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Maria Kikelomo Adegun and Babatunde David Adelabu, 2016. Effects of Graded Levels of Gmelina arborea and Brewer’s Dried Grains on Growth and Haematology of West African Dwarf Rams. Asian Journal of Animal and Veterinary Advances, 11: 725-731.

DOI: 10.3923/ajava.2016.725.731



Nigerian cassava production is by far the largest in the world, producing around 45 million tonnes, a third more than production in Brazil and almost double the production of Indonesia and Thailand1. Cassava peels are constant part of household and industrial waste products of cassava which are regularly fed to sheep and goats on small scale subsistence farms in Africa serving only small proportion as a grain substitute employed as the main basal diet or as a supplement2.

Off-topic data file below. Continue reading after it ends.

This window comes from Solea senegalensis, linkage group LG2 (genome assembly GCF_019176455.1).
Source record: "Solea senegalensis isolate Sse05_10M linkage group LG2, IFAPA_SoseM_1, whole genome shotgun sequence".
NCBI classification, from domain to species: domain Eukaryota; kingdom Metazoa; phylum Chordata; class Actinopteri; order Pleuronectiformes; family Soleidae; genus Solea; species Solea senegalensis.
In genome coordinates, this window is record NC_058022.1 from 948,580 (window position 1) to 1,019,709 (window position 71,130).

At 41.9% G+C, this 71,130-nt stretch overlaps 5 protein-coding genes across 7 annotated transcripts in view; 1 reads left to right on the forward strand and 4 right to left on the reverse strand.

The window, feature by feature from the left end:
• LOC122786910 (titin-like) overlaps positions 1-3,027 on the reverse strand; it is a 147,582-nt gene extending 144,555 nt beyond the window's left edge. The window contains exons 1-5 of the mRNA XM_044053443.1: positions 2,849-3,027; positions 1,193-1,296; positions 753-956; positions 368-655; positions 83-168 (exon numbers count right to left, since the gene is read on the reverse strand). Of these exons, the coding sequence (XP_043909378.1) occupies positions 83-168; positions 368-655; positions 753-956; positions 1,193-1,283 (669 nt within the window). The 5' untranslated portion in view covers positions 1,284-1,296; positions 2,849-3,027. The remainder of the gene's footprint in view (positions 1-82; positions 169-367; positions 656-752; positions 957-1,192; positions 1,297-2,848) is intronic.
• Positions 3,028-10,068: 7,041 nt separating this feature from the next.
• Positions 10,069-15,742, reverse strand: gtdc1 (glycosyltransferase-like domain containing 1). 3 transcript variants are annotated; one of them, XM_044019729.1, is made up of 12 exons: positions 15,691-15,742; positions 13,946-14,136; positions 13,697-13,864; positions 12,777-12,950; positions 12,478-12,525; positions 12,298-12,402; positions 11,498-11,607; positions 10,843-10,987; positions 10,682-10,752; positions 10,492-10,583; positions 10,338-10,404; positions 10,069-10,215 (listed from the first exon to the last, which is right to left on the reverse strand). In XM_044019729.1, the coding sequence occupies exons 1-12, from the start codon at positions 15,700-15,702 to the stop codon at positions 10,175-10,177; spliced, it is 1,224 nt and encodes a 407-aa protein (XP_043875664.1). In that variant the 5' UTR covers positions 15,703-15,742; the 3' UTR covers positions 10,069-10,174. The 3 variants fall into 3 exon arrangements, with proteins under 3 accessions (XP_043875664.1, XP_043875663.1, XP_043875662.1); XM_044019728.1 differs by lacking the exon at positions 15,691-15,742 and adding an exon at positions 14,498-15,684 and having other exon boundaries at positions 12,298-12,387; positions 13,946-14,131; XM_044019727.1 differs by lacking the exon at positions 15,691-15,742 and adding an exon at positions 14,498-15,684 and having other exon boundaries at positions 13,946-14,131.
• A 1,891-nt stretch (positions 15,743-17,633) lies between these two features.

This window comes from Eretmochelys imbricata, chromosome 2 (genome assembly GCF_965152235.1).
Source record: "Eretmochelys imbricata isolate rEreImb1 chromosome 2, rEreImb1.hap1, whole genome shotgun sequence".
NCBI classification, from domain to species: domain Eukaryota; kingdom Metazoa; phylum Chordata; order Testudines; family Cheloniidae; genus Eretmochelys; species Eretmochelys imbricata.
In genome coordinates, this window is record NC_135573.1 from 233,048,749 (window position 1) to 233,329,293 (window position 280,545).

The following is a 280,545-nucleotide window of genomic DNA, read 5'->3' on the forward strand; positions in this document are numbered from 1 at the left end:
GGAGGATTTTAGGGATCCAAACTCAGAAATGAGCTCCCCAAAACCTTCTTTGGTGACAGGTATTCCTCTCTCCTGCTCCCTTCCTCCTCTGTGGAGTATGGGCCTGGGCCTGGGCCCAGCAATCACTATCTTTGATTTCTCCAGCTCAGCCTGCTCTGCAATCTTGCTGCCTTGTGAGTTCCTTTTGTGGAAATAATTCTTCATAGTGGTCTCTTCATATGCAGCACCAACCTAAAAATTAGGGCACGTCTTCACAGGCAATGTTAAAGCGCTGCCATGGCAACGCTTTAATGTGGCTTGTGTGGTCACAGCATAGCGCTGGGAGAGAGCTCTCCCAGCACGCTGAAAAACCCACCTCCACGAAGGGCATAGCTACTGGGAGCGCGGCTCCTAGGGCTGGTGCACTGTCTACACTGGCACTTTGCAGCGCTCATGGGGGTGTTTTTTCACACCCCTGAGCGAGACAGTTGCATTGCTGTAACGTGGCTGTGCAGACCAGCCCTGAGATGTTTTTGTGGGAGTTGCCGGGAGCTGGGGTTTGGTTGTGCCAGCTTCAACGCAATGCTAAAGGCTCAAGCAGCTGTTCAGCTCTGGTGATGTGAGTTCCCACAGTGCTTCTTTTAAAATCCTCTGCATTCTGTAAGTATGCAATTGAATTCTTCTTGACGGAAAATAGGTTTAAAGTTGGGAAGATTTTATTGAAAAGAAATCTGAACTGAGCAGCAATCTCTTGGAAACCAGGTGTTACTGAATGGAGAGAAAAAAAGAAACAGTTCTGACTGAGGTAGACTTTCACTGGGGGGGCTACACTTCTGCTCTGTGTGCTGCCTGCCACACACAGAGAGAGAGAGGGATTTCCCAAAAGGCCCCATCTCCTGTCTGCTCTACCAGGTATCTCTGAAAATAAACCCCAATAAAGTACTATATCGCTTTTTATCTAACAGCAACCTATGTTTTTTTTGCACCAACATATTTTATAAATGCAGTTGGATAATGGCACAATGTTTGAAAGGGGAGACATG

Cassava peel, though a good energy source which degrades well in the rumen has very low protein content and could have goitrogenic activity on animals due to thiocyanic acid production3. These deficiences can be eliminated by further processing and incorporation of nutrient rich non conventional feedstuffs which contain iodine and high levels of sulphur amino acids, particularly cystine and methionine.

Concerted efforts at supplementation has been advocated if production of small ruminants must be improved. One of the ways to meet this need is the feeding of concentrate which consists of a balance of energy and protein with vitamins, minerals and other nutrients. This strategy results in improved feed intake, animal productivity and increased resistance to diseases4.